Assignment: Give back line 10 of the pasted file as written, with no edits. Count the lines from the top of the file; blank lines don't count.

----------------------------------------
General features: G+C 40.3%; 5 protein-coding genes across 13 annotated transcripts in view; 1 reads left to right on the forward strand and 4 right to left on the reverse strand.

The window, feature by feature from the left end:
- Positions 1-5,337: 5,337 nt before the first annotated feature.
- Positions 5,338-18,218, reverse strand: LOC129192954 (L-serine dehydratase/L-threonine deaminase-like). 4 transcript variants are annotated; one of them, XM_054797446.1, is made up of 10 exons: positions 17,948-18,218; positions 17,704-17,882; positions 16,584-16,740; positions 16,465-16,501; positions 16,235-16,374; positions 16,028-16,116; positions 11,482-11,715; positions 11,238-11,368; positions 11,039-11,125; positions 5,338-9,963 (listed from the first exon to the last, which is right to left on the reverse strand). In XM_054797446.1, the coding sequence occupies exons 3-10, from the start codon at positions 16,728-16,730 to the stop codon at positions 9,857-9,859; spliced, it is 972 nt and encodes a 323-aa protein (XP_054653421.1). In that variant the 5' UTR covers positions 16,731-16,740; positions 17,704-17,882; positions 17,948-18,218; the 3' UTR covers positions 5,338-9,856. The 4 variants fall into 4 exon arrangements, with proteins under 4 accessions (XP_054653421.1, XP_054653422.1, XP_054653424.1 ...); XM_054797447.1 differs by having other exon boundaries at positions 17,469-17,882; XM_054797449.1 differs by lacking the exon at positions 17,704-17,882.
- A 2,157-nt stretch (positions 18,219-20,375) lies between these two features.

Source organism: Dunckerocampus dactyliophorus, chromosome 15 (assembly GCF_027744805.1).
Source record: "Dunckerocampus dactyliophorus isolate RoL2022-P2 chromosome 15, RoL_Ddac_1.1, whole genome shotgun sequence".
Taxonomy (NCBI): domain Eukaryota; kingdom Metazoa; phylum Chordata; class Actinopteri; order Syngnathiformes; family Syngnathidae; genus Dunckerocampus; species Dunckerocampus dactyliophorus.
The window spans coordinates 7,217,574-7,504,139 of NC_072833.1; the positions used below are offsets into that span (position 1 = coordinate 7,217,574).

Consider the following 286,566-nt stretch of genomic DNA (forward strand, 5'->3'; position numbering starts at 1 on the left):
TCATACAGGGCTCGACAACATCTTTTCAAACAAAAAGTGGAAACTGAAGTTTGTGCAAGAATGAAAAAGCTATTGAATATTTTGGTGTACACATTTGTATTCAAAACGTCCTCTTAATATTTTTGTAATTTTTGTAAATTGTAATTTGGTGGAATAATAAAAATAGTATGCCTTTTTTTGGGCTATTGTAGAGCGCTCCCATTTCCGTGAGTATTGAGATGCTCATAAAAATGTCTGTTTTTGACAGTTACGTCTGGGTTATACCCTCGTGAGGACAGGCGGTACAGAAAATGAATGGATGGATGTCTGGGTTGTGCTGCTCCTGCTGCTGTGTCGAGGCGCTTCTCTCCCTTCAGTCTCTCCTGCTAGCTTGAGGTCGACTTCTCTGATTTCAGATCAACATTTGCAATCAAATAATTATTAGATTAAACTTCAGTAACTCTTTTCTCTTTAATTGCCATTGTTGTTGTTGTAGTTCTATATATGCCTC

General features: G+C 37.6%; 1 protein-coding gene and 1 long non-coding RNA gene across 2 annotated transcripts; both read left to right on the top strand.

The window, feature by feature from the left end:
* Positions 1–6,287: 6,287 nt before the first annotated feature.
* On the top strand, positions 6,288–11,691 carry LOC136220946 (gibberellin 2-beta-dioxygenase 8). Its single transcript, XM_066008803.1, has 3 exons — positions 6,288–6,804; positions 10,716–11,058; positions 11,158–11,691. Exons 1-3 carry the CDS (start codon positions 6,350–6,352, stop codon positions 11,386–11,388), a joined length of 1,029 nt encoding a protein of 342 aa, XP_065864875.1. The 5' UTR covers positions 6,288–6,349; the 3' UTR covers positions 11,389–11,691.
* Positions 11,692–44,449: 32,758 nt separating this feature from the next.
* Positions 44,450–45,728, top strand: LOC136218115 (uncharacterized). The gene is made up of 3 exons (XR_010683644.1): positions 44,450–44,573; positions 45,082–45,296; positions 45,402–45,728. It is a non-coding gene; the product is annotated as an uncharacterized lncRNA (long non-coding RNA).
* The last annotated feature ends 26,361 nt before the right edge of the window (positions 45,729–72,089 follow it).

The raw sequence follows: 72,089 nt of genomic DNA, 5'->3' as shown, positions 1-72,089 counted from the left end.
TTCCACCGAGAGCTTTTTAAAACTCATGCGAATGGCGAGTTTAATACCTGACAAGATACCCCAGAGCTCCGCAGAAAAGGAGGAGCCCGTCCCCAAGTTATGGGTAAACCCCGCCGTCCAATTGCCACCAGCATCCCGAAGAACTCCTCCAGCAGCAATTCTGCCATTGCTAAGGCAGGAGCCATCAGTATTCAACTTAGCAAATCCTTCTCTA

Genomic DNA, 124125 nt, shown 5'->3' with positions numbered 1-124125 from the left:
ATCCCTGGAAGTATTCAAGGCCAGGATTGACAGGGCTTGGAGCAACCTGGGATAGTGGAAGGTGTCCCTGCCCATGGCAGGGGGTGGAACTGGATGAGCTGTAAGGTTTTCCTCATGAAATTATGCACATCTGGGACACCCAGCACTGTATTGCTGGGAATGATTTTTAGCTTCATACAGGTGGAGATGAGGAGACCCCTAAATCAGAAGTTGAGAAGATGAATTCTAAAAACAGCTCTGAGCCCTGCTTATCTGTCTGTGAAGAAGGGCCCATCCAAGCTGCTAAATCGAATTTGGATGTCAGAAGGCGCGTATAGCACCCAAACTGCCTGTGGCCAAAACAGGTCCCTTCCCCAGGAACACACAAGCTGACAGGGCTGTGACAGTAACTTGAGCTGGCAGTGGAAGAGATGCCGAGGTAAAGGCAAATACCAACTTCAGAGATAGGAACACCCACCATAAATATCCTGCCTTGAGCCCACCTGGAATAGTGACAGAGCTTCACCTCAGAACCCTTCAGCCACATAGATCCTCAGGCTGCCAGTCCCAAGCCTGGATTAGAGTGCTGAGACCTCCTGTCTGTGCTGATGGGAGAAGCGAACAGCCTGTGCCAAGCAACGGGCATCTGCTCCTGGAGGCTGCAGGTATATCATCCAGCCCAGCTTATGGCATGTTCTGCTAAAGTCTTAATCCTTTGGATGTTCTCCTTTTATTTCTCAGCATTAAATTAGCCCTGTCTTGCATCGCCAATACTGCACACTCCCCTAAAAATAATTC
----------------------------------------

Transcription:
Consider the following 286,566-nt stretch of genomic DNA (forward strand, 5'->3'; position numbering starts at 1 on the left):